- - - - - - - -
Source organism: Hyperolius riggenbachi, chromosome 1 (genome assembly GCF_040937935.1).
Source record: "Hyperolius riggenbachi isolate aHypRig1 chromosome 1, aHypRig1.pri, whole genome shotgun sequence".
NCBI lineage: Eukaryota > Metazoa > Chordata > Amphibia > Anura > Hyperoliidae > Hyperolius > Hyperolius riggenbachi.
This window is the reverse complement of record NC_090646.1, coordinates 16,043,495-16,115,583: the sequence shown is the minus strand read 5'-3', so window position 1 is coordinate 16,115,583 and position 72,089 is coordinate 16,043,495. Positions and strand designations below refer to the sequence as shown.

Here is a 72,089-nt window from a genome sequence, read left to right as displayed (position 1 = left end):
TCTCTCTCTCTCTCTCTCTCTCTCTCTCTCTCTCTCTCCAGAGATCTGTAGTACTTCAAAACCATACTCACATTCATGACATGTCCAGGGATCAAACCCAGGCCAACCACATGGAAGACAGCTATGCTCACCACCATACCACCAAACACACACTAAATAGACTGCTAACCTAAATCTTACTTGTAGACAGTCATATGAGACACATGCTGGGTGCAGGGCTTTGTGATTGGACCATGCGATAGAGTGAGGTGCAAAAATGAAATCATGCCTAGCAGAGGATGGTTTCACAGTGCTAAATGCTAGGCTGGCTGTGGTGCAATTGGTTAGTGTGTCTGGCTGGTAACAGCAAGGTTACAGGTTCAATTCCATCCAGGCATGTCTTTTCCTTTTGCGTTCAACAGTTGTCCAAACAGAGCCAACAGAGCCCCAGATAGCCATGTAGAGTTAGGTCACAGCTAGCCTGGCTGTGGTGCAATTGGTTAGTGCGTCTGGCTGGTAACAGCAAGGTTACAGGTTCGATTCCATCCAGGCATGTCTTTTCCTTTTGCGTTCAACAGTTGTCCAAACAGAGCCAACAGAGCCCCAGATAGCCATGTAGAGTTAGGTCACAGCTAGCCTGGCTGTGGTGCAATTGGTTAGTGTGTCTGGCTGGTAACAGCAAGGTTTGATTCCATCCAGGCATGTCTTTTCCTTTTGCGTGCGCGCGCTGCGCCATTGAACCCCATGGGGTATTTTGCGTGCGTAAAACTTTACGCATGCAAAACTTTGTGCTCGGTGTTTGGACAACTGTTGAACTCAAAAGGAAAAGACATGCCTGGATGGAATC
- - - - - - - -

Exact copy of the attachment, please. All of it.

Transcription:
Source organism: Hyperolius riggenbachi, chromosome 1 (genome assembly GCF_040937935.1).
Source record: "Hyperolius riggenbachi isolate aHypRig1 chromosome 1, aHypRig1.pri, whole genome shotgun sequence".
NCBI lineage: Eukaryota > Metazoa > Chordata > Amphibia > Anura > Hyperoliidae > Hyperolius > Hyperolius riggenbachi.
This window is the reverse complement of record NC_090646.1, coordinates 16,043,495-16,115,583: the sequence shown is the minus strand read 5'-3', so window position 1 is coordinate 16,115,583 and position 72,089 is coordinate 16,043,495. Positions and strand designations below refer to the sequence as shown.

Here is a 72,089-nt window from a genome sequence, read left to right as displayed (position 1 = left end):
TCTCTCTCTCTCTCTCTCTCTCTCTCTCTCTCTCTCTCCAGAGATCTGTAGTACTTCAAAACCATACTCACATTCATGACATGTCCAGGGATCAAACCCAGGCCAACCACATGGAAGACAGCTATGCTCACCACCATACCACCAAACACACACTAAATAGACTGCTAACCTAAATCTTACTTGTAGACAGTCATATGAGACACATGCTGGGTGCAGGGCTTTGTGATTGGACCATGCGATAGAGTGAGGTGCAAAAATGAAATCATGCCTAGCAGAGGATGGTTTCACAGTGCTAAATGCTAGGCTGGCTGTGGTGCAATTGGTTAGTGTGTCTGGCTGGTAACAGCAAGGTTACAGGTTCAATTCCATCCAGGCATGTCTTTTCCTTTTGCGTTCAACAGTTGTCCAAACAGAGCCAACAGAGCCCCAGATAGCCATGTAGAGTTAGGTCACAGCTAGCCTGGCTGTGGTGCAATTGGTTAGTGCGTCTGGCTGGTAACAGCAAGGTTACAGGTTCGATTCCATCCAGGCATGTCTTTTCCTTTTGCGTTCAACAGTTGTCCAAACAGAGCCAACAGAGCCCCAGATAGCCATGTAGAGTTAGGTCACAGCTAGCCTGGCTGTGGTGCAATTGGTTAGTGTGTCTGGCTGGTAACAGCAAGGTTTGATTCCATCCAGGCATGTCTTTTCCTTTTGCGTGCGCGCGCTGCGCCATTGAACCCCATGGGGTATTTTGCGTGCGTAAAACTTTACGCATGCAAAACTTTGTGCTCGGTGTTTGGACAACTGTTGAACTCAAAAGGAAAAGACATGCCTGGATGGAATC